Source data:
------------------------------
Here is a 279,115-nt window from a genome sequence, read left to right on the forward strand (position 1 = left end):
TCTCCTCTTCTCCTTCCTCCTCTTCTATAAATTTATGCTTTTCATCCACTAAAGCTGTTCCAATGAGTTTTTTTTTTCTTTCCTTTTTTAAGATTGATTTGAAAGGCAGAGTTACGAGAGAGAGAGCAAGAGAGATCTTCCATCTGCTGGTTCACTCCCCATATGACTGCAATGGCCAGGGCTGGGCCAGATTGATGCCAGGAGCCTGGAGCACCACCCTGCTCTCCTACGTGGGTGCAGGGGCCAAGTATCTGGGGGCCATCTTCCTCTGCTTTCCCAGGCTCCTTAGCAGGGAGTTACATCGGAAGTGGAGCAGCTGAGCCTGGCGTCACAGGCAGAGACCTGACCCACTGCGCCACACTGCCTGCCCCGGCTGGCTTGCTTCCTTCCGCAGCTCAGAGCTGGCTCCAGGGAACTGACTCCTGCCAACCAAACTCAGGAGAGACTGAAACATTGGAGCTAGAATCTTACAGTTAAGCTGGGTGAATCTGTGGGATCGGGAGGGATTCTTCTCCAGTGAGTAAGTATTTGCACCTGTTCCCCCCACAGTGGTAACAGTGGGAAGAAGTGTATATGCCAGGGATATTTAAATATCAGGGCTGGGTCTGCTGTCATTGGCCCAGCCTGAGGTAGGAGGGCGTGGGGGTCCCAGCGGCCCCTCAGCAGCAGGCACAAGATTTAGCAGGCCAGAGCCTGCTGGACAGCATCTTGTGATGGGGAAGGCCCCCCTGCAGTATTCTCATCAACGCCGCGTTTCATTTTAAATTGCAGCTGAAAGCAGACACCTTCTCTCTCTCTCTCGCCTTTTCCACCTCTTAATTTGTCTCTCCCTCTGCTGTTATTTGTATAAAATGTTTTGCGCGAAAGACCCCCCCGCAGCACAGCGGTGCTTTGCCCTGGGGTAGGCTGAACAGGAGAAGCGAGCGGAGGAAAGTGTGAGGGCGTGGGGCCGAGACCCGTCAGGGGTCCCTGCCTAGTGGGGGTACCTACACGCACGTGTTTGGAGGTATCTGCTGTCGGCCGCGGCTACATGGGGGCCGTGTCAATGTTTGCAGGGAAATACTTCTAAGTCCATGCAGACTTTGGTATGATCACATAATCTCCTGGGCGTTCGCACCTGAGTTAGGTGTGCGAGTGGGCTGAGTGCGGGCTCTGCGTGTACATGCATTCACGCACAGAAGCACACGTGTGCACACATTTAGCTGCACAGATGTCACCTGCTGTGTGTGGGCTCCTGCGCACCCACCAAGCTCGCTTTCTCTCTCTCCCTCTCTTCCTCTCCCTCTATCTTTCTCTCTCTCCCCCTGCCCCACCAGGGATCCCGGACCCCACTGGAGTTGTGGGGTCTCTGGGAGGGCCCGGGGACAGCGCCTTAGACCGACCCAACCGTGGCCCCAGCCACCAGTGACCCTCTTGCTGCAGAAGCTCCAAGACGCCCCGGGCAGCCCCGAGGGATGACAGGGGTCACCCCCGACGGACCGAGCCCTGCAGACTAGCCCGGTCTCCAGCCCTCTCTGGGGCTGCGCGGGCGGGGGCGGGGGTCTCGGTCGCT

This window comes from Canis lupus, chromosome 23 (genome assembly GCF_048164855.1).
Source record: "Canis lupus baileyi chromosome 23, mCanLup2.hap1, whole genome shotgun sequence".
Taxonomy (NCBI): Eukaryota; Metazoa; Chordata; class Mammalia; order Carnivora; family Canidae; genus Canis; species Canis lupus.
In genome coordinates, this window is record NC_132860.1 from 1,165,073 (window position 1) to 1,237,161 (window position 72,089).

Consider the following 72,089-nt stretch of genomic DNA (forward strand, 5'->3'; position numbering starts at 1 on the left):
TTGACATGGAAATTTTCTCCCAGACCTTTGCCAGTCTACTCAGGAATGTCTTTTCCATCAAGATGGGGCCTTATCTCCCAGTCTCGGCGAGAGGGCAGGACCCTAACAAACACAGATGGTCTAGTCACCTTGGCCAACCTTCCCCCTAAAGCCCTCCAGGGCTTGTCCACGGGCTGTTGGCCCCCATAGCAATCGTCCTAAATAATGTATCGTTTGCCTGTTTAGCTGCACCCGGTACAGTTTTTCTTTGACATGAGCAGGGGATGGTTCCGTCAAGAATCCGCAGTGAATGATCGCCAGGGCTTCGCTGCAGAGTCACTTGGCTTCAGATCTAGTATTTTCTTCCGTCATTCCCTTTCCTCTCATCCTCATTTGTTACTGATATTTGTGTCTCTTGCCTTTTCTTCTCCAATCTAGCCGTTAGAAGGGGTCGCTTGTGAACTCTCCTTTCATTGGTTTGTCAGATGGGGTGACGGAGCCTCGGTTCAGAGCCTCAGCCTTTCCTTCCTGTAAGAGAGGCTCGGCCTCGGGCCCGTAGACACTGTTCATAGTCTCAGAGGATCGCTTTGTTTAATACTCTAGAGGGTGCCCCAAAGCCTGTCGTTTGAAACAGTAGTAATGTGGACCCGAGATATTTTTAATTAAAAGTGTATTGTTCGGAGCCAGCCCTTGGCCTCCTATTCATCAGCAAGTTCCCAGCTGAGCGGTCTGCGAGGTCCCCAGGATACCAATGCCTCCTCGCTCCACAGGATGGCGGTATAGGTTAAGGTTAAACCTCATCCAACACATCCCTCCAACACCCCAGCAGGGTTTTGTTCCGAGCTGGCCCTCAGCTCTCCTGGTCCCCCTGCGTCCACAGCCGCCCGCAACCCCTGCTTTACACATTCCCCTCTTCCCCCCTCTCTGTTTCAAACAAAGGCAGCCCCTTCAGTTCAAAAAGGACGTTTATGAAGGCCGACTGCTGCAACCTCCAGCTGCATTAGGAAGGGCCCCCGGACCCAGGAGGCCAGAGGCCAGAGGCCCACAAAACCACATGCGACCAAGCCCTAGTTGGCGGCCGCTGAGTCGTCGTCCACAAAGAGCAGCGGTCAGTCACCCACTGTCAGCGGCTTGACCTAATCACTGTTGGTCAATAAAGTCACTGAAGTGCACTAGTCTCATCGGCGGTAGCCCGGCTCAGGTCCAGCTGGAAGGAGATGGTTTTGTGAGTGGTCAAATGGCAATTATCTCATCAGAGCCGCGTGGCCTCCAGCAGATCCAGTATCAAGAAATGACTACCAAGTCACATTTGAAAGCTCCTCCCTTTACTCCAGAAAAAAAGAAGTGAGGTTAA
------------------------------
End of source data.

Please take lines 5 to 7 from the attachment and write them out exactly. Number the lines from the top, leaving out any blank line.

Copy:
Taxonomy (NCBI): Eukaryota; Metazoa; Chordata; class Mammalia; order Carnivora; family Canidae; genus Canis; species Canis lupus.
In genome coordinates, this window is record NC_132860.1 from 1,165,073 (window position 1) to 1,237,161 (window position 72,089).

Consider the following 72,089-nt stretch of genomic DNA (forward strand, 5'->3'; position numbering starts at 1 on the left):